Primary Postpartum Haemorrhage in Lagos, Nigeria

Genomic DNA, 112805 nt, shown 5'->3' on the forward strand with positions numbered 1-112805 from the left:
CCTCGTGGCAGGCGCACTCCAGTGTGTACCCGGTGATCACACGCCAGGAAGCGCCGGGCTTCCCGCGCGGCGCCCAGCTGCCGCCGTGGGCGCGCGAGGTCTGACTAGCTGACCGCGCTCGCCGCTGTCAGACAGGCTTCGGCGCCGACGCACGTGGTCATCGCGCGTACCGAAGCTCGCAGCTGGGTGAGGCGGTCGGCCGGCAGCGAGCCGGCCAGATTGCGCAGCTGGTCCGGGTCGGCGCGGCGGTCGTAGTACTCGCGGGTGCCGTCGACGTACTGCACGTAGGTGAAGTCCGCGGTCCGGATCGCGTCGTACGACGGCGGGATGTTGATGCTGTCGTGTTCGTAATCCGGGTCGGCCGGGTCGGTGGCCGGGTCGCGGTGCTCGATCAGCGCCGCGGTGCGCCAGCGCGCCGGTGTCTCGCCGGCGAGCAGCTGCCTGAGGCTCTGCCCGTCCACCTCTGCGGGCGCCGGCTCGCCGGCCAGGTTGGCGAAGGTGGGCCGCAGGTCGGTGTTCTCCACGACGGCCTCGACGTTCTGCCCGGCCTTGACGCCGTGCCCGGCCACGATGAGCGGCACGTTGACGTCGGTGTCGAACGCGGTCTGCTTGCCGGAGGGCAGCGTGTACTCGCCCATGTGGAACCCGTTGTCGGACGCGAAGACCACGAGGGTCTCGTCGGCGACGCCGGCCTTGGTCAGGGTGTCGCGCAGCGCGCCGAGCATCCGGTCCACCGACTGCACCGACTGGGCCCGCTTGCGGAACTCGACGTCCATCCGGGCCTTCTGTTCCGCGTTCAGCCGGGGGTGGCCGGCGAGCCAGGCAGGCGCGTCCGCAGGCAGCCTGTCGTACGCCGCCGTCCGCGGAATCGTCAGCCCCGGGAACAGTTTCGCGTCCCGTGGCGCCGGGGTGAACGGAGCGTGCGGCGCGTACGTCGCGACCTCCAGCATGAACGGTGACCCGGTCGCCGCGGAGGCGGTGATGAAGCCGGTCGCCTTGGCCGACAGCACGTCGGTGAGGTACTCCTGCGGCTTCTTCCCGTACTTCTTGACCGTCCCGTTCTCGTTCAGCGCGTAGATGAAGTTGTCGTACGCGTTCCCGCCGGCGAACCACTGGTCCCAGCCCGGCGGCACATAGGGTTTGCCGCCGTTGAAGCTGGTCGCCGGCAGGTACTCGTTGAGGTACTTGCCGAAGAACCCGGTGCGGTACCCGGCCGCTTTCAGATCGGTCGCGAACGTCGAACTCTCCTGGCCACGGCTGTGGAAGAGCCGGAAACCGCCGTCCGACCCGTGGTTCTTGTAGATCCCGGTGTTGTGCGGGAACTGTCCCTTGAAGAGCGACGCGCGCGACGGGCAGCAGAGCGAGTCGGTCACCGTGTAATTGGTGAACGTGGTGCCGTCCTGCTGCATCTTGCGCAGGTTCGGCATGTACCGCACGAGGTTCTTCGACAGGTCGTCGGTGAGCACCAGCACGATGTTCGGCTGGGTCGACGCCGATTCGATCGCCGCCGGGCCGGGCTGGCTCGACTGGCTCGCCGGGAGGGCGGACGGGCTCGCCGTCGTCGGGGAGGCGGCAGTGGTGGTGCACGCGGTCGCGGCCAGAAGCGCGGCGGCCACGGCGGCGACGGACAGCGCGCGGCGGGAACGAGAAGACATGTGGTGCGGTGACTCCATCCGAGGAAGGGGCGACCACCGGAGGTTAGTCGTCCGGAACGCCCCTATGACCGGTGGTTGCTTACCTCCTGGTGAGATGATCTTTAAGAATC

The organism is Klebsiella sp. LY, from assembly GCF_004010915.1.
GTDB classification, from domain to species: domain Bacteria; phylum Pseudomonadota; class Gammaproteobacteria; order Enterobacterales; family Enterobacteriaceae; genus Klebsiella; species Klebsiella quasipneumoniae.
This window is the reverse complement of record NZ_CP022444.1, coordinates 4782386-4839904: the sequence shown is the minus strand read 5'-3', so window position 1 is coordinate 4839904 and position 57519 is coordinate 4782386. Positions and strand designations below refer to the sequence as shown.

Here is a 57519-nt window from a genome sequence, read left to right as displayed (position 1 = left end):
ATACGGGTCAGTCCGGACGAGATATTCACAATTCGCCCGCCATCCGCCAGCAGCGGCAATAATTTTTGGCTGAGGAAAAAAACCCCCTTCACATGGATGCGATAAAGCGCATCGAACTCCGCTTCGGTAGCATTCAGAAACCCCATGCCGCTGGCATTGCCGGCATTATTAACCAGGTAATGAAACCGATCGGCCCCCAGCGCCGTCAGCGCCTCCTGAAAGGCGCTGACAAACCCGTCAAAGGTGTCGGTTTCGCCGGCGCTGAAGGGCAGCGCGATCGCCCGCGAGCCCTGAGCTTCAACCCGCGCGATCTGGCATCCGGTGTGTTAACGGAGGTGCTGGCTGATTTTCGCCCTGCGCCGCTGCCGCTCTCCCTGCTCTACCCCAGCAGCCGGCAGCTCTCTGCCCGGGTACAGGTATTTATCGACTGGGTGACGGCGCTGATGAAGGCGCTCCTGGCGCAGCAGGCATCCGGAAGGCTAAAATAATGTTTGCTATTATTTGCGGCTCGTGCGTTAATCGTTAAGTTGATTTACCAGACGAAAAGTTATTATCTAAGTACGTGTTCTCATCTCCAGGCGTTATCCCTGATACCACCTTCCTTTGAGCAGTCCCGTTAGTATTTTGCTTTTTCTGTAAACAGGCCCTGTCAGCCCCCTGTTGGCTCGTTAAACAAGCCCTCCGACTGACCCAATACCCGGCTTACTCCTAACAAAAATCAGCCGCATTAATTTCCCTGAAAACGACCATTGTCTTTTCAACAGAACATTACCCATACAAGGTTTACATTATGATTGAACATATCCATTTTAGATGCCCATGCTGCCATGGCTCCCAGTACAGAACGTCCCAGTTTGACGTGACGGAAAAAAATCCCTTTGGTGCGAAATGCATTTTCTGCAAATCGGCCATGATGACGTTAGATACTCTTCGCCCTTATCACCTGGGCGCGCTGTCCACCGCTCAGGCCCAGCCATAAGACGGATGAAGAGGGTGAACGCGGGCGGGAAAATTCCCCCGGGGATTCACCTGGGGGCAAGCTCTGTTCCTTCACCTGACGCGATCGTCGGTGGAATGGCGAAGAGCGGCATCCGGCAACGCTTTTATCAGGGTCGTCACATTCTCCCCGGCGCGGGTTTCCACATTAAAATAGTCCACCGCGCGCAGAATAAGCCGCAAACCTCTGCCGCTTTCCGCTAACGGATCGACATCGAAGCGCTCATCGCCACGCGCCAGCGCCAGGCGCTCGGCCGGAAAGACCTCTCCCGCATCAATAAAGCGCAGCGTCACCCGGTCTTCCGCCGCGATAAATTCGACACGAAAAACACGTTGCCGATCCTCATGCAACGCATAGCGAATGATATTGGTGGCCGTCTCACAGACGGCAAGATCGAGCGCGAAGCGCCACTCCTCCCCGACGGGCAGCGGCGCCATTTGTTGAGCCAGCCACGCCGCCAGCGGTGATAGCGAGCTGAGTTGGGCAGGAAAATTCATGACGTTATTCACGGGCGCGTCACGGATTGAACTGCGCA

Context: Postpartum haemorrhage (PPH) remains a significant cause of maternal mortality worldwide, necessitating this study to determine the magnitude in a developing country. Objective: To determine the frequency, risk factors, mode of management and outcome of primary postpartum haemorrhage (PPH) in a Nigerian obstetric population. Study Design, Setting and Subjects: A case-control study done in a University Teaching Hospital in Nigeria. Data was extracted from the delivery register and individual case records over a five-year period in two groups of women. One group consisted of those with primary PPH following vaginal delivery (Study Group) and the other consisted of consecutive women who delivered the same day but without PPH (Control Group). Main Outcome Measures: Frequency of occurrence and sources of PPH, delivery outcome and complications. Results: There were 298 patients with primary PPH, a frequency of 6.6%. Atonic uterus 84 (33.8%), genital tract lacerations 70 (28.2%), episiotomies 61 (24.6%) and retained placenta 32 (13%) were the four leading identifiable causes. Other apparent risk factors for primary PPH were instrumental deliveries, augmented labours, absence of antenatal care and deliveries conducted by senior registrars and midwives. Complications noted included anaemia (i.e. Hb < 11gm/dl/) in 108 patients (36.2%), episiotomy dehiscence in 4 (1.3%) and one maternal death (0.3%). Conclusion: Timely, less liberal episiotomies are advocated. Active management of the third stage of labour should be promoted and there is need to re-appraise the storage and potency of oxytocics available for usage.